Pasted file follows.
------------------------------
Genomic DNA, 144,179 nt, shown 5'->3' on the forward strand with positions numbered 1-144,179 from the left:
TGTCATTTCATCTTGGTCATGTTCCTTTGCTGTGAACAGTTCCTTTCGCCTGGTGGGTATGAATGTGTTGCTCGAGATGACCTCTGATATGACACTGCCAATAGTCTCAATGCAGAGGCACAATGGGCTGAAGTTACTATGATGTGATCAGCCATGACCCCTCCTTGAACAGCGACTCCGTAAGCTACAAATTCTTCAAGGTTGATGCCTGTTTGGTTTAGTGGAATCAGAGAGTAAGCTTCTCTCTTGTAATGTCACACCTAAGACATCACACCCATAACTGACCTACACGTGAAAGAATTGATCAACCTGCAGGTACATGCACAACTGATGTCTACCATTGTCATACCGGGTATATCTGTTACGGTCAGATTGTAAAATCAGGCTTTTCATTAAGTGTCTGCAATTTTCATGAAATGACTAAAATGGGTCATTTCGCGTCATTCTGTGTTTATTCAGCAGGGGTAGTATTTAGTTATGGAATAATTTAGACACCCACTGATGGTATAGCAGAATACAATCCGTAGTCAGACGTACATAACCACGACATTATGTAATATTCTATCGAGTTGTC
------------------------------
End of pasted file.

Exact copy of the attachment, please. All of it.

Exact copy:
Genomic DNA, 144,179 nt, shown 5'->3' on the forward strand with positions numbered 1-144,179 from the left:
TGTCATTTCATCTTGGTCATGTTCCTTTGCTGTGAACAGTTCCTTTCGCCTGGTGGGTATGAATGTGTTGCTCGAGATGACCTCTGATATGACACTGCCAATAGTCTCAATGCAGAGGCACAATGGGCTGAAGTTACTATGATGTGATCAGCCATGACCCCTCCTTGAACAGCGACTCCGTAAGCTACAAATTCTTCAAGGTTGATGCCTGTTTGGTTTAGTGGAATCAGAGAGTAAGCTTCTCTCTTGTAATGTCACACCTAAGACATCACACCCATAACTGACCTACACGTGAAAGAATTGATCAACCTGCAGGTACATGCACAACTGATGTCTACCATTGTCATACCGGGTATATCTGTTACGGTCAGATTGTAAAATCAGGCTTTTCATTAAGTGTCTGCAATTTTCATGAAATGACTAAAATGGGTCATTTCGCGTCATTCTGTGTTTATTCAGCAGGGGTAGTATTTAGTTATGGAATAATTTAGACACCCACTGATGGTATAGCAGAATACAATCCGTAGTCAGACGTACATAACCACGACATTATGTAATATTCTATCGAGTTGTC